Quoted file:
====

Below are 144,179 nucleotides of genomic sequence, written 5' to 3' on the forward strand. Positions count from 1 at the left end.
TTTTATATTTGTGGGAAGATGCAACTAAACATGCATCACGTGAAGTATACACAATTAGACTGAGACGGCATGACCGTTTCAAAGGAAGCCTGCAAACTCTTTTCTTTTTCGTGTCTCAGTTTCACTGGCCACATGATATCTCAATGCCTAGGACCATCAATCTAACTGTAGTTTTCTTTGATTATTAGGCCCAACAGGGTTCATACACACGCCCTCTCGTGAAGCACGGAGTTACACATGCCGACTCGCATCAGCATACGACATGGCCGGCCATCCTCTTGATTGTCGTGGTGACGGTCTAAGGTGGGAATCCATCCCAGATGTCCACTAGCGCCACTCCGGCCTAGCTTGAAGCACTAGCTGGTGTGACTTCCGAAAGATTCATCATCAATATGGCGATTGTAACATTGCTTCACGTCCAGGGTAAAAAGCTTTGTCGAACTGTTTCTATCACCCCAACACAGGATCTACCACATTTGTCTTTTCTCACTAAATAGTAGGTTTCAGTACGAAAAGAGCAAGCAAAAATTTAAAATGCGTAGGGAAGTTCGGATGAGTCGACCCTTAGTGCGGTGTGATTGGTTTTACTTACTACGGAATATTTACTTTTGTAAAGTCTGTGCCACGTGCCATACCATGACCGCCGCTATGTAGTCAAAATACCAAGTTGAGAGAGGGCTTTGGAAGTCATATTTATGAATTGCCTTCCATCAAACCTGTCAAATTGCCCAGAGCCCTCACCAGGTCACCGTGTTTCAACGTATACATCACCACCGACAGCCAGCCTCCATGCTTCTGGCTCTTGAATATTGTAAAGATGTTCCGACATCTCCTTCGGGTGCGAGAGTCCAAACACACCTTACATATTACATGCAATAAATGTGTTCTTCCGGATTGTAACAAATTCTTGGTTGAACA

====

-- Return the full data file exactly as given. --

Below are 144,179 nucleotides of genomic sequence, written 5' to 3' on the forward strand. Positions count from 1 at the left end.
TTTTATATTTGTGGGAAGATGCAACTAAACATGCATCACGTGAAGTATACACAATTAGACTGAGACGGCATGACCGTTTCAAAGGAAGCCTGCAAACTCTTTTCTTTTTCGTGTCTCAGTTTCACTGGCCACATGATATCTCAATGCCTAGGACCATCAATCTAACTGTAGTTTTCTTTGATTATTAGGCCCAACAGGGTTCATACACACGCCCTCTCGTGAAGCACGGAGTTACACATGCCGACTCGCATCAGCATACGACATGGCCGGCCATCCTCTTGATTGTCGTGGTGACGGTCTAAGGTGGGAATCCATCCCAGATGTCCACTAGCGCCACTCCGGCCTAGCTTGAAGCACTAGCTGGTGTGACTTCCGAAAGATTCATCATCAATATGGCGATTGTAACATTGCTTCACGTCCAGGGTAAAAAGCTTTGTCGAACTGTTTCTATCACCCCAACACAGGATCTACCACATTTGTCTTTTCTCACTAAATAGTAGGTTTCAGTACGAAAAGAGCAAGCAAAAATTTAAAATGCGTAGGGAAGTTCGGATGAGTCGACCCTTAGTGCGGTGTGATTGGTTTTACTTACTACGGAATATTTACTTTTGTAAAGTCTGTGCCACGTGCCATACCATGACCGCCGCTATGTAGTCAAAATACCAAGTTGAGAGAGGGCTTTGGAAGTCATATTTATGAATTGCCTTCCATCAAACCTGTCAAATTGCCCAGAGCCCTCACCAGGTCACCGTGTTTCAACGTATACATCACCACCGACAGCCAGCCTCCATGCTTCTGGCTCTTGAATATTGTAAAGATGTTCCGACATCTCCTTCGGGTGCGAGAGTCCAAACACACCTTACATATTACATGCAATAAATGTGTTCTTCCGGATTGTAACAAATTCTTGGTTGAACA